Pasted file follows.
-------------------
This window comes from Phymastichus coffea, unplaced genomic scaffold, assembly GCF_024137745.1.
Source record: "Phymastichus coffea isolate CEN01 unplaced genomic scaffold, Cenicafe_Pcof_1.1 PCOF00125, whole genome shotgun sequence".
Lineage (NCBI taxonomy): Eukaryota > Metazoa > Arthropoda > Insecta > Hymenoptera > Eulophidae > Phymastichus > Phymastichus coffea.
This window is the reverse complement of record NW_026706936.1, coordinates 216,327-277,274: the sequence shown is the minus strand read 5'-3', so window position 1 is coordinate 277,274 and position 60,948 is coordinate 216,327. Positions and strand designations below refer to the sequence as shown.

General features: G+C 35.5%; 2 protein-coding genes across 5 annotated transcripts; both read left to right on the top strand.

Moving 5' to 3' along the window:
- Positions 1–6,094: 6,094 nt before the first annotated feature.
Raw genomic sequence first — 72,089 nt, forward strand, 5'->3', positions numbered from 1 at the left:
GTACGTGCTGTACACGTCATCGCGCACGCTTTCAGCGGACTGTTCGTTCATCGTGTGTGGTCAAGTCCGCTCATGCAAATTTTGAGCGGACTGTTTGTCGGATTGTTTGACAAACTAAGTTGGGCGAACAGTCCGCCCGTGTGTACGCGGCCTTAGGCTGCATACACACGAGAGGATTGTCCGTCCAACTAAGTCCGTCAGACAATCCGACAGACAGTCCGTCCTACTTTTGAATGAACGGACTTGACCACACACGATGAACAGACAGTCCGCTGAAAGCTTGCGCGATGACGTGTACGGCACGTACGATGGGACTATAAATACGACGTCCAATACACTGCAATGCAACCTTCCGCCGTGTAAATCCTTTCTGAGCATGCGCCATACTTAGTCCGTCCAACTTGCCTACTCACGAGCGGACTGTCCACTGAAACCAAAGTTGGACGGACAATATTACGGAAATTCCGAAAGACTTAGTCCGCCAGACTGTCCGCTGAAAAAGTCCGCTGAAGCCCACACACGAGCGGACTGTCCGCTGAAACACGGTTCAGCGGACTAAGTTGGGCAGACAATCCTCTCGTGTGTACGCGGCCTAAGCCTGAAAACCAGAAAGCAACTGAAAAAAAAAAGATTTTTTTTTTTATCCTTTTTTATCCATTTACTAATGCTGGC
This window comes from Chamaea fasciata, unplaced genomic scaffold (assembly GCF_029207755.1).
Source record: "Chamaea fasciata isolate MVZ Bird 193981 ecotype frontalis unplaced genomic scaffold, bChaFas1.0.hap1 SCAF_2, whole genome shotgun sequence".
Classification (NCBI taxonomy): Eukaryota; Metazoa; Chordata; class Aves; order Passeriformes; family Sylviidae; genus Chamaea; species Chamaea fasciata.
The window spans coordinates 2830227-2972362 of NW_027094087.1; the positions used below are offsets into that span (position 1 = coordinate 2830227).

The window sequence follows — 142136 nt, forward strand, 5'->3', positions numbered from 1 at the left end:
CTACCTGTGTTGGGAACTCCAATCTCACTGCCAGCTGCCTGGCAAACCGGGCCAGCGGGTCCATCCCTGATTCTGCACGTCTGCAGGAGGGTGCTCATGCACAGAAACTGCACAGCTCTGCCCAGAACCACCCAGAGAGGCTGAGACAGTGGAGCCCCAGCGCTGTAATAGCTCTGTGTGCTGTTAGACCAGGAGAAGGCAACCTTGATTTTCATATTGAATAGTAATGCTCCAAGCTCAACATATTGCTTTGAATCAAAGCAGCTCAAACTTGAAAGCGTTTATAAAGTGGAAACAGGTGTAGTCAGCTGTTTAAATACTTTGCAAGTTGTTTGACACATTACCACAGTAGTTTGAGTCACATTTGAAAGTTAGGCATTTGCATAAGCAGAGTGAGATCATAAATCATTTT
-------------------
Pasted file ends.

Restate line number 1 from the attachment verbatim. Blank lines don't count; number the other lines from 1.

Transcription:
This window comes from Phymastichus coffea, unplaced genomic scaffold, assembly GCF_024137745.1.